9:58 PM EDT, March 10, 2013
Forever a cut above
Let's be honest. Luis Gonzalez didn't exactly smoke his single off Mariano Rivera in Game 7 of the 2001 World Series. He fought off a cutter and fisted it just out of Derek Jeter's reach. But that's the Rivera appearance I think of first when I think about his great career – one time he failed, not any of the 42 times when he nailed down a postseason save. That's how great Rivera has been.
His ability to maintain his peacefulness on the mound in huge spots, time and time again, for more than 15 years put him on a level beyond the five relievers already in the Hall of Fame – Dennis Eckersley, Rollie Fingers, Hoyt Wilhelm, Goose Gossage and Bruce Sutter. He's the best that ever lived. Go ahead, waive the five-year rule.
He's an airtight pick
Juan C. Rodriguez
The all-time saves leaderboard says Mariano Rivera (608) is the best closer ever.
Though Rivera won't finish with blinding daylight between him and Trevor Hoffman (601), few if any are in the conversation. With the exception of last season, Rivera's durability has been phenomenal. He has appeared in 60 or more games in 14 of 17 full major league seasons.
The only missing component of his first-ballot Hall of Fame career is an AL Cy Young Award. Five times Rivera has finished among the top five in balloting. Playing in seven World Series and winning five of them more than makes up for it. Factor in the career postseason numbers (8-1, 0.70 ERA, 141 innings, 21 walks, 110 strikeouts, 42 saves) and Rivera's case for best ever is airtight.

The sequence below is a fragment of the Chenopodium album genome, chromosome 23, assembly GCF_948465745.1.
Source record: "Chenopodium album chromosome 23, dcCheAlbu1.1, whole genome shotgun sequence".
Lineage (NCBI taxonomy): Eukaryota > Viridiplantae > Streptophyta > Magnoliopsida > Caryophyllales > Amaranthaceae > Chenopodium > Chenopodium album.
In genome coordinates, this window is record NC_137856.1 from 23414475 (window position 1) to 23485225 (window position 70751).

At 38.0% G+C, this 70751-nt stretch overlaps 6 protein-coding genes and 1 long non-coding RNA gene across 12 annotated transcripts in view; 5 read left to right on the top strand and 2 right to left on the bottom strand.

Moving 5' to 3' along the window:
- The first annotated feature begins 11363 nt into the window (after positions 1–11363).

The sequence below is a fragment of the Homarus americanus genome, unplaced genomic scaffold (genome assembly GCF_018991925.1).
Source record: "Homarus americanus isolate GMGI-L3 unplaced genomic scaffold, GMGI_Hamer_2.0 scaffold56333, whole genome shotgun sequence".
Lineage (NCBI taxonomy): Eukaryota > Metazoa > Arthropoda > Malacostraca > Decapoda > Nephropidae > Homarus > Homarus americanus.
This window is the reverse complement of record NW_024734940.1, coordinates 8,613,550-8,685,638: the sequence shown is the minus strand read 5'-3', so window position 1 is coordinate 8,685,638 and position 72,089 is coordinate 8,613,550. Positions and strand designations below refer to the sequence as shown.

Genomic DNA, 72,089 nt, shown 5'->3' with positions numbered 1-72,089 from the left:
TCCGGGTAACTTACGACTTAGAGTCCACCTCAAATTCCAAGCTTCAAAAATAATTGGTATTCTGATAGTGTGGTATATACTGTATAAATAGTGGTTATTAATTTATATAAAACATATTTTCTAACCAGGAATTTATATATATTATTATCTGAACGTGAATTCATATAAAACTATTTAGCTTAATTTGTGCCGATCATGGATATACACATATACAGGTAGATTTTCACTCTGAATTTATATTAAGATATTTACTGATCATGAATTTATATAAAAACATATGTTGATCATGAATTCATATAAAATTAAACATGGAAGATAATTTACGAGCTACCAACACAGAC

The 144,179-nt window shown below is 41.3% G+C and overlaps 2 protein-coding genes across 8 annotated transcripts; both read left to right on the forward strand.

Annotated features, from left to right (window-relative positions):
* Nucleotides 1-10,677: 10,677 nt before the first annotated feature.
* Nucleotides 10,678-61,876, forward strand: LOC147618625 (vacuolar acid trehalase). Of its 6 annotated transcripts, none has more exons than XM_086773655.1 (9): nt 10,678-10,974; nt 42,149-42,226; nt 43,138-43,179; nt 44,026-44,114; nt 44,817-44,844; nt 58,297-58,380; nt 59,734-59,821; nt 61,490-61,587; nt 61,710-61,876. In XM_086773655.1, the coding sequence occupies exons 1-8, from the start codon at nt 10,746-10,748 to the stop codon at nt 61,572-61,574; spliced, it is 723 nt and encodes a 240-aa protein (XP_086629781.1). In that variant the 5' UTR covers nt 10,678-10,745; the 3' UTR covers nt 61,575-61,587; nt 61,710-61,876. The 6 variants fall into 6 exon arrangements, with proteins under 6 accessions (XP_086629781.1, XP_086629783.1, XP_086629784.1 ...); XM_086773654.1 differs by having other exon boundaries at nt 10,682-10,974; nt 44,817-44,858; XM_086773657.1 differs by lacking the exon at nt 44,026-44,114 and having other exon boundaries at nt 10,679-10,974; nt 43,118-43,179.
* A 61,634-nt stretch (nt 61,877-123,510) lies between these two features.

Numbers say it's a lock
Los Angeles Times
Rivera will be elected to the Hall of Fame on the first ballot. He is the very definition of a Hall of Famer: a sustained era of dominance at his position, and dominance in the postseason. In 141 postseason innings, his earned-run average is 0.70.
But he dominated far beyond October. There is a statistic called ERA+ — in a nutshell, the statistic controls for ballparks, then assigns the average pitcher an ERA+ of 100. The all-time list, according to baseball-reference.com, includes 76 pitchers with an ERA+ of at least 125, and 14 with an ERA+ of at least 140.
The two pitchers with an ERA+ above 150: Pedro Martinez at 154 and Rivera at 206.
Yankees haters say yes too
Want the best evidence that Mariano Rivera is the greatest closer of all time?
Pose the question in a bar in Boston or Baltimore or Queens, and even the most ardent of Yankees haters will concede that nobody's resume compares with Mo's.
Perhaps the most impressive line on it is Rivera's performance in the postseason, where he has gone 8-1 with an 0.70 ERA and 42 saves.
He wasn't invincible – he blew a two-inning save opportunity in Game 7 of the 2001 World Series against Arizona, and the Red Sox famously came back against him in Game 4 of the '04 ALCS. But those moments were so memorable in part because they came against the greatest to ever trot out into that late-inning crucible.
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